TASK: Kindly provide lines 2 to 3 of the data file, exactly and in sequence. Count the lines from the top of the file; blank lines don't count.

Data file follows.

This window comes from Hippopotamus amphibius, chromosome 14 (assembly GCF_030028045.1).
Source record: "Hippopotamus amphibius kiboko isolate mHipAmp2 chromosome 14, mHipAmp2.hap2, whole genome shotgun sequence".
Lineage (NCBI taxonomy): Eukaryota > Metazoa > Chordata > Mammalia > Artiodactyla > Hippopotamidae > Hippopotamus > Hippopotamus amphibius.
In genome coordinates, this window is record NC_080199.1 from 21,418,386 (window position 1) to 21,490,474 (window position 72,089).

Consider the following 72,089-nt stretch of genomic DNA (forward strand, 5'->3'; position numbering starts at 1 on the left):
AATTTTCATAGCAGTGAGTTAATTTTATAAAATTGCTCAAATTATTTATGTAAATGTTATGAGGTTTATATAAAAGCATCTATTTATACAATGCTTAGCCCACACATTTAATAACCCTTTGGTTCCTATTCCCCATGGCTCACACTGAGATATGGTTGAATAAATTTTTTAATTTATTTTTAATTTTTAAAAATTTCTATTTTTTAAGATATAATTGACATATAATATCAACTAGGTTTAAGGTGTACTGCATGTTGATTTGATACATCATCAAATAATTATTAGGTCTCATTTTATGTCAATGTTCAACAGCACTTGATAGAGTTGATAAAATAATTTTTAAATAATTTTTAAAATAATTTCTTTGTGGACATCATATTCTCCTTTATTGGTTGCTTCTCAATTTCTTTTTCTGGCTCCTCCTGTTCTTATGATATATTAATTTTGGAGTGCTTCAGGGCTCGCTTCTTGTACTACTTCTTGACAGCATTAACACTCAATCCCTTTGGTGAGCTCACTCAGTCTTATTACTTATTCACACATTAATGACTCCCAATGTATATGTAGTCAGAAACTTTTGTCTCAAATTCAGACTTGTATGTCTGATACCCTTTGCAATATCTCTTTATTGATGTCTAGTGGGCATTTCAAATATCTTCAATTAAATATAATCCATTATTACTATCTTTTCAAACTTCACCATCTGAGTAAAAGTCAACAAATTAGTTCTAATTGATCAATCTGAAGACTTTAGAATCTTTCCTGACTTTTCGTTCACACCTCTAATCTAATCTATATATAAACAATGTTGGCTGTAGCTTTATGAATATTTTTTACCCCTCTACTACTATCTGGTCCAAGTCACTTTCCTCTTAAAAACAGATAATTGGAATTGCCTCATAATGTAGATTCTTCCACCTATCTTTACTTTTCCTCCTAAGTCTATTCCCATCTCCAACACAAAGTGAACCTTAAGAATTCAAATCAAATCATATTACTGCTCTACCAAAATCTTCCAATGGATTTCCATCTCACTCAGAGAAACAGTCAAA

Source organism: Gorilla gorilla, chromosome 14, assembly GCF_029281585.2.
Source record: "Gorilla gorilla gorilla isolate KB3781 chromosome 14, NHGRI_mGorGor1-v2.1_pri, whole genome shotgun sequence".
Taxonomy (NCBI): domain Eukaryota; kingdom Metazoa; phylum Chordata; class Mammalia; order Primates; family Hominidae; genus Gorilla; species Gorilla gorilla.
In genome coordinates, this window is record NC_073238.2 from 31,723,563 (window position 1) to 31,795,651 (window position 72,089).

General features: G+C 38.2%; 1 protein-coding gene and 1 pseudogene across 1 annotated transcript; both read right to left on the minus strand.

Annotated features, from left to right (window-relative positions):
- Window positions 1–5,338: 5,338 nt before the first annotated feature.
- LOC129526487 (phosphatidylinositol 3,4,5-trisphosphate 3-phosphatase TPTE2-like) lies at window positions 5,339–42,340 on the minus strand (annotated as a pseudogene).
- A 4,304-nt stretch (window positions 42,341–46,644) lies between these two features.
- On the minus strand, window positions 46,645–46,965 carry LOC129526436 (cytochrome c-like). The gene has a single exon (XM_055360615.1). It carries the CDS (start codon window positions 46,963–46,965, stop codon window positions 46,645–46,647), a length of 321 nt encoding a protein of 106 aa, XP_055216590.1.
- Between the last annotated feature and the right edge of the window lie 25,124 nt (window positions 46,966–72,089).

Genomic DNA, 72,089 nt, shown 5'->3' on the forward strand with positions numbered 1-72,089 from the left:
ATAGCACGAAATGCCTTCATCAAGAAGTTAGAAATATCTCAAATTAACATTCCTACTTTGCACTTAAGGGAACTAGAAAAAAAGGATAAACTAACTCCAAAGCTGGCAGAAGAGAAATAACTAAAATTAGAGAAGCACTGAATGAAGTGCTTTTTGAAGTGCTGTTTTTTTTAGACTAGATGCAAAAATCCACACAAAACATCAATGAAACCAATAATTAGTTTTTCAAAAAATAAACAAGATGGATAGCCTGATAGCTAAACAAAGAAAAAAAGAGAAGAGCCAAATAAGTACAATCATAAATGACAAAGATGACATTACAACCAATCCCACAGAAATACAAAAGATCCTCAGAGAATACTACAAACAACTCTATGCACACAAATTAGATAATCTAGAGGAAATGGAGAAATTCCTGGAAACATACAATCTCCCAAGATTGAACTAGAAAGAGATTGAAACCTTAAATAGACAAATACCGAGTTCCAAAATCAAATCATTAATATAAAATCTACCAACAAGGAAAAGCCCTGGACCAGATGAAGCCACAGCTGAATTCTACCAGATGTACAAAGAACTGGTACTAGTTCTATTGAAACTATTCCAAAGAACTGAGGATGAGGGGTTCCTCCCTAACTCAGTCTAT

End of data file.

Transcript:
Source record: "Hippopotamus amphibius kiboko isolate mHipAmp2 chromosome 14, mHipAmp2.hap2, whole genome shotgun sequence".
Lineage (NCBI taxonomy): Eukaryota > Metazoa > Chordata > Mammalia > Artiodactyla > Hippopotamidae > Hippopotamus > Hippopotamus amphibius.